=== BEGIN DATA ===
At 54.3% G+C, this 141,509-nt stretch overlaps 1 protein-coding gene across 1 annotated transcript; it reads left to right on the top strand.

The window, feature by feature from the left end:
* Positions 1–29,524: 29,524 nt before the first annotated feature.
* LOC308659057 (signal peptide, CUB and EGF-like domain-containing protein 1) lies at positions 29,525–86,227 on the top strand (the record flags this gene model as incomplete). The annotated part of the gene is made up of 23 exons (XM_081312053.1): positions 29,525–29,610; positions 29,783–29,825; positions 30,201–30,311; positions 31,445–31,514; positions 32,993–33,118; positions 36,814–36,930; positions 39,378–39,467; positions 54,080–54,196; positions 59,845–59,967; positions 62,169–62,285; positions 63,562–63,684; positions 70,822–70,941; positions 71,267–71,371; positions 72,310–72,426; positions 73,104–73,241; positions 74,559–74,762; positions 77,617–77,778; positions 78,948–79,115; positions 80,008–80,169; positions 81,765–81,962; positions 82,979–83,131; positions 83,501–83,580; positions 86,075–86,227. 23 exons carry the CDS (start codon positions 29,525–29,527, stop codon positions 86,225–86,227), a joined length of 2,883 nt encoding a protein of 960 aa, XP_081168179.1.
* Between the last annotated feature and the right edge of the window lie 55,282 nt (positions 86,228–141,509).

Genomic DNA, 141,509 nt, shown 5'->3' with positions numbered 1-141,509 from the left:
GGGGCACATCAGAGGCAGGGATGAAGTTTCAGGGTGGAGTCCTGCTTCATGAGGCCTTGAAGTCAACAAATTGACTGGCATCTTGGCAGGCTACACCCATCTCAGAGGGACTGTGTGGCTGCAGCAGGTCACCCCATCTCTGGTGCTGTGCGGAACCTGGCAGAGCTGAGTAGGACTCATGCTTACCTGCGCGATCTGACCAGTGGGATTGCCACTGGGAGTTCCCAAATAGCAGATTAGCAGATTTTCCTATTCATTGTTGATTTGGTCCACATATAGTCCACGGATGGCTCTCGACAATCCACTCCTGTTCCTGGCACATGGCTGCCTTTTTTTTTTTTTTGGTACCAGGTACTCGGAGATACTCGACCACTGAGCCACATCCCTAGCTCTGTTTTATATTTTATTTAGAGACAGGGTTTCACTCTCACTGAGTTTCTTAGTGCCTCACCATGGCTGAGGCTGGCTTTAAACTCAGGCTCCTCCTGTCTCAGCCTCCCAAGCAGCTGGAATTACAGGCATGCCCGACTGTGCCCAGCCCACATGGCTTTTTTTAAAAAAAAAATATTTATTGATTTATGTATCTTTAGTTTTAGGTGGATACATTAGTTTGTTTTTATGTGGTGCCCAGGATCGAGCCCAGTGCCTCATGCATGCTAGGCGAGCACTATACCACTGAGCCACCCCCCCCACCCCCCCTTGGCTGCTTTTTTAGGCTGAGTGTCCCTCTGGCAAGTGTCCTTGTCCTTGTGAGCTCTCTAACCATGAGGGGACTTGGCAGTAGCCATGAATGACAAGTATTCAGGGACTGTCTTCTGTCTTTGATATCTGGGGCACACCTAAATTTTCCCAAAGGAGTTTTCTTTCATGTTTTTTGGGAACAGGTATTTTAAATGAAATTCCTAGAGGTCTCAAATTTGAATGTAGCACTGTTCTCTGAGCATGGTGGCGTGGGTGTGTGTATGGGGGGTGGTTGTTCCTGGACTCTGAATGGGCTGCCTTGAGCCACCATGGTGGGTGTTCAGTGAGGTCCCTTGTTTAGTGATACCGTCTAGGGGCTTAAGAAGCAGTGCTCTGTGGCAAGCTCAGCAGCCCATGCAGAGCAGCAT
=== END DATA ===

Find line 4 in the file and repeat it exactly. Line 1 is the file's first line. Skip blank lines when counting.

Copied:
* LOC308659057 (signal peptide, CUB and EGF-like domain-containing protein 1) lies at positions 29,525–86,227 on the top strand (the record flags this gene model as incomplete). The annotated part of the gene is made up of 23 exons (XM_081312053.1): positions 29,525–29,610; positions 29,783–29,825; positions 30,201–30,311; positions 31,445–31,514; positions 32,993–33,118; positions 36,814–36,930; positions 39,378–39,467; positions 54,080–54,196; positions 59,845–59,967; positions 62,169–62,285; positions 63,562–63,684; positions 70,822–70,941; positions 71,267–71,371; positions 72,310–72,426; positions 73,104–73,241; positions 74,559–74,762; positions 77,617–77,778; positions 78,948–79,115; positions 80,008–80,169; positions 81,765–81,962; positions 82,979–83,131; positions 83,501–83,580; positions 86,075–86,227. 23 exons carry the CDS (start codon positions 29,525–29,527, stop codon positions 86,225–86,227), a joined length of 2,883 nt encoding a protein of 960 aa, XP_081168179.1.